Total RNA was extracted from mouse ovaries according to the above protocol at 16.5 dpc. Briefly, mRNA was purified from total RNA using poly-T oligo-attached magnetic beads. After fragmentation, we established a transcriptome sequencing library and assessed library quality on an Agilent Bioanalyzer 2100 system. The clustering of the index-coded samples was performed on a cBot Cluster Generation System using a TruSeq PE Cluster kit v3-cBot-HS (Illumina) according to the manufacturer’s instructions. After cluster generation, the library preparations were sequenced on the Illumina NovaSeq platform, and 150 bp paired-end reads were generated. After quality control, all the downstream analyses were performed on clean, high-quality data. The index of the reference genome was built, and paired-end clean reads were aligned to the reference genome using HISAT2 software (version 2.0.5). FeatureCounts (version 1.5.0) was used to count the number of reads mapped to each gene. Then, the fragments per kilobase million (FPKM) value of each gene was calculated based on the length of the gene and the read count mapped to this gene. Differential expression analysis of cKO/Ctrl ovaries (three biological replicates per condition) was performed using the DESeq2 R package (version 1.20.0). Genes with a P value < 0.05 identified by DESeq2 were considered differentially expressed.
rMATS software (version 3.2.5) was used to analyse the AS events in cKO mouse ovaries based on RNA-seq data. Five types of AS events (SE, RI, MXE, A5SS, and A3SS) were revealed by rMATS software. Our threshold for screening differentially significant AS events was a false discovery rate (FDR) less than 0.05. Splicing events with an FDR less than 0.05 and an inclusion-level difference with a significance of at least 5% (0.05) were considered statistically significant. The IGV (Version 2.10.2) was used to visualize and confirm AS events based on RNA-seq data.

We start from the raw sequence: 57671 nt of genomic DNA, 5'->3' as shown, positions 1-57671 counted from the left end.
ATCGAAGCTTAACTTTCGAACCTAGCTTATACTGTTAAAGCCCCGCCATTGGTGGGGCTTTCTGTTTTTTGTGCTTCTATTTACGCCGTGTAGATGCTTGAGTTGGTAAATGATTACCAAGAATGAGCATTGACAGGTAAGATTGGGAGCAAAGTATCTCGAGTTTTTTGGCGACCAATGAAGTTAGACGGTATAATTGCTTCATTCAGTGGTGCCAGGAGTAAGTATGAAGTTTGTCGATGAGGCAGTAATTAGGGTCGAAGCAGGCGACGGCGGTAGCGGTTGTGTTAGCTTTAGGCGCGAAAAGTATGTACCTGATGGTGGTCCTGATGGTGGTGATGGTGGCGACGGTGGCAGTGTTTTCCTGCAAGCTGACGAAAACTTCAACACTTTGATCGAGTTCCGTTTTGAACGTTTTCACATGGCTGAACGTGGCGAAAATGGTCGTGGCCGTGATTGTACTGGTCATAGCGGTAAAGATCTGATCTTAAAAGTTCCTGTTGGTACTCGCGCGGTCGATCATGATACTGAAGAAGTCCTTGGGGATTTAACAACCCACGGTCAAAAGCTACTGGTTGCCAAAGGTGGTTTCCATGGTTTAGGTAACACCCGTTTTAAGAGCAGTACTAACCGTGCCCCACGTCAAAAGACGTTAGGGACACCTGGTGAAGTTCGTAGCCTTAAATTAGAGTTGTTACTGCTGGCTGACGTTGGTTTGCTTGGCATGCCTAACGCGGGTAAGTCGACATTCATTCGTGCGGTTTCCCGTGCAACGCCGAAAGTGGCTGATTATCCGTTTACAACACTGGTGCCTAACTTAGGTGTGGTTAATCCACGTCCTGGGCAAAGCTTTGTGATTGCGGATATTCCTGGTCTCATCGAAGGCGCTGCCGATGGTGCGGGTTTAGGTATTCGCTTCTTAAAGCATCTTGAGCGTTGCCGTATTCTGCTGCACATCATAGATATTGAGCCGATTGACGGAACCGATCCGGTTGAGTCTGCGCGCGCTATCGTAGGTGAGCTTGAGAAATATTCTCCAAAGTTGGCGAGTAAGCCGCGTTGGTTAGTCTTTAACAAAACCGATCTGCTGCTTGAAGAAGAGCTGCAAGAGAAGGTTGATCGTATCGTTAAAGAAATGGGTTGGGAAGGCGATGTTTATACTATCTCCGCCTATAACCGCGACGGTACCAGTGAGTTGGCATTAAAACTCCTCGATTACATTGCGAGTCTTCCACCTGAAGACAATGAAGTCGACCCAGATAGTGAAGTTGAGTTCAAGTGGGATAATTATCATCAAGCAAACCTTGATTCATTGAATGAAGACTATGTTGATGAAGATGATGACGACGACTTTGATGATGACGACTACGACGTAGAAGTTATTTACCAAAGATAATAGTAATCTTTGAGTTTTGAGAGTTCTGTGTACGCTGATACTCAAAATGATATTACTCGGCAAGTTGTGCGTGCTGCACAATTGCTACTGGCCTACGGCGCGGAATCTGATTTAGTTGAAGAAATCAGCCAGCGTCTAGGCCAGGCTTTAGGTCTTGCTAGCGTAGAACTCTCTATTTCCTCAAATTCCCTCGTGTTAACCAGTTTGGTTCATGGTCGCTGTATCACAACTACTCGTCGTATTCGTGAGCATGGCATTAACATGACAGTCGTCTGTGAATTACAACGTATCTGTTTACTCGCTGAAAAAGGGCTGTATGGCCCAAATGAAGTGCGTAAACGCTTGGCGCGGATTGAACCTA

GO term enrichment analysis
The GO enrichment analysis of differentially expressed genes and AS genes was implemented with the clusterProfiler R package (version 3.4.4), in which gene length bias was corrected. Mouse genome data (GRCm38/mm10) were used as the reference, and Benjamini–Hochberg multiple tests were applied to adjust multiple testing. GO terms with corrected P values of less than 0.05 were considered significantly enriched by differentially expressed genes and AS genes.
Total protein was extracted with cell lysis buffer (P0013, Beyotime, Shanghai, China) containing PMSF (1:100, ST506, Beyotime, Shanghai, China) and a protease inhibitor cocktail (1:100, P1005, Beyotime, Shanghai, China). A BCA protein assay kit (CW0014S, CWBiotech, Beijing, China) was used to measure the protein concentration. The protein lysates were electrophoretically separated on sodium dodecyl sulfate–polyacrylamide gels and electrically transferred to polyvinylidene fluoride membranes (IPVH00010, Millipore, Ireland). The membranes were blocked in 5% skimmed milk for 1 h and incubated with the primary antibodies (Additional file 7: Table 4) for one night at 4 °C. Then, the membranes were incubated with secondary antibodies (Additional file 7: Table 4) at room temperature for 1 h. Proteins were visualized using the Tanon 5200 chemiluminescence imaging system following incubation with BeyoECL Plus (P0018S, Beyotime, Shanghai, China).